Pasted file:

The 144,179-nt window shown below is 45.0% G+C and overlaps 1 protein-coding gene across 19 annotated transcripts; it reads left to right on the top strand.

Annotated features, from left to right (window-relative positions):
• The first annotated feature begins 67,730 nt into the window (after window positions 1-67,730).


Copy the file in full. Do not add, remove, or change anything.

The 144,179-nt window shown below is 45.0% G+C and overlaps 1 protein-coding gene across 19 annotated transcripts; it reads left to right on the top strand.

Annotated features, from left to right (window-relative positions):
• The first annotated feature begins 67,730 nt into the window (after window positions 1-67,730).